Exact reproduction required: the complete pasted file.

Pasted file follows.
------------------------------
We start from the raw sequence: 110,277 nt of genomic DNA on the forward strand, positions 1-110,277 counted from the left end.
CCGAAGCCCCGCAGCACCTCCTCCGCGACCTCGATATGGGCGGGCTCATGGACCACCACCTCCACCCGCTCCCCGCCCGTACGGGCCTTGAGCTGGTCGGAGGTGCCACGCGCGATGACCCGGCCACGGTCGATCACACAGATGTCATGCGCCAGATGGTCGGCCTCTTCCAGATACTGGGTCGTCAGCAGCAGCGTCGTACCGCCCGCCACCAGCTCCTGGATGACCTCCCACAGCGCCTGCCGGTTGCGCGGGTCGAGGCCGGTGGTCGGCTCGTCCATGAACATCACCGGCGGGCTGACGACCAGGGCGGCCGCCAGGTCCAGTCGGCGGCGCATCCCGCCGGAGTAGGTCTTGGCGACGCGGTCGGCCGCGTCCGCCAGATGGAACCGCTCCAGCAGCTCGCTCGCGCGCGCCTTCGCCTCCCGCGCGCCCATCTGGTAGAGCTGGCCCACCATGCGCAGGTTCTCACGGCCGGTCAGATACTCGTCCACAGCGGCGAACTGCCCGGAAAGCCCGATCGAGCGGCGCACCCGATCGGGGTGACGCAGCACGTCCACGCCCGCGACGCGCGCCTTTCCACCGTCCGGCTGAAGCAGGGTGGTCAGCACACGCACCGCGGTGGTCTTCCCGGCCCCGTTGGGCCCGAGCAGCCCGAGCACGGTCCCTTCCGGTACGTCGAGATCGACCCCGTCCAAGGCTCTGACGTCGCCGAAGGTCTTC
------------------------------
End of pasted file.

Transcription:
We start from the raw sequence: 110,277 nt of genomic DNA on the forward strand, positions 1-110,277 counted from the left end.
CCGAAGCCCCGCAGCACCTCCTCCGCGACCTCGATATGGGCGGGCTCATGGACCACCACCTCCACCCGCTCCCCGCCCGTACGGGCCTTGAGCTGGTCGGAGGTGCCACGCGCGATGACCCGGCCACGGTCGATCACACAGATGTCATGCGCCAGATGGTCGGCCTCTTCCAGATACTGGGTCGTCAGCAGCAGCGTCGTACCGCCCGCCACCAGCTCCTGGATGACCTCCCACAGCGCCTGCCGGTTGCGCGGGTCGAGGCCGGTGGTCGGCTCGTCCATGAACATCACCGGCGGGCTGACGACCAGGGCGGCCGCCAGGTCCAGTCGGCGGCGCATCCCGCCGGAGTAGGTCTTGGCGACGCGGTCGGCCGCGTCCGCCAGATGGAACCGCTCCAGCAGCTCGCTCGCGCGCGCCTTCGCCTCCCGCGCGCCCATCTGGTAGAGCTGGCCCACCATGCGCAGGTTCTCACGGCCGGTCAGATACTCGTCCACAGCGGCGAACTGCCCGGAAAGCCCGATCGAGCGGCGCACCCGATCGGGGTGACGCAGCACGTCCACGCCCGCGACGCGCGCCTTTCCACCGTCCGGCTGAAGCAGGGTGGTCAGCACACGCACCGCGGTGGTCTTCCCGGCCCCGTTGGGCCCGAGCAGCCCGAGCACGGTCCCTTCCGGTACGTCGAGATCGACCCCGTCCAAGGCTCTGACGTCGCCGAAGGTCTTC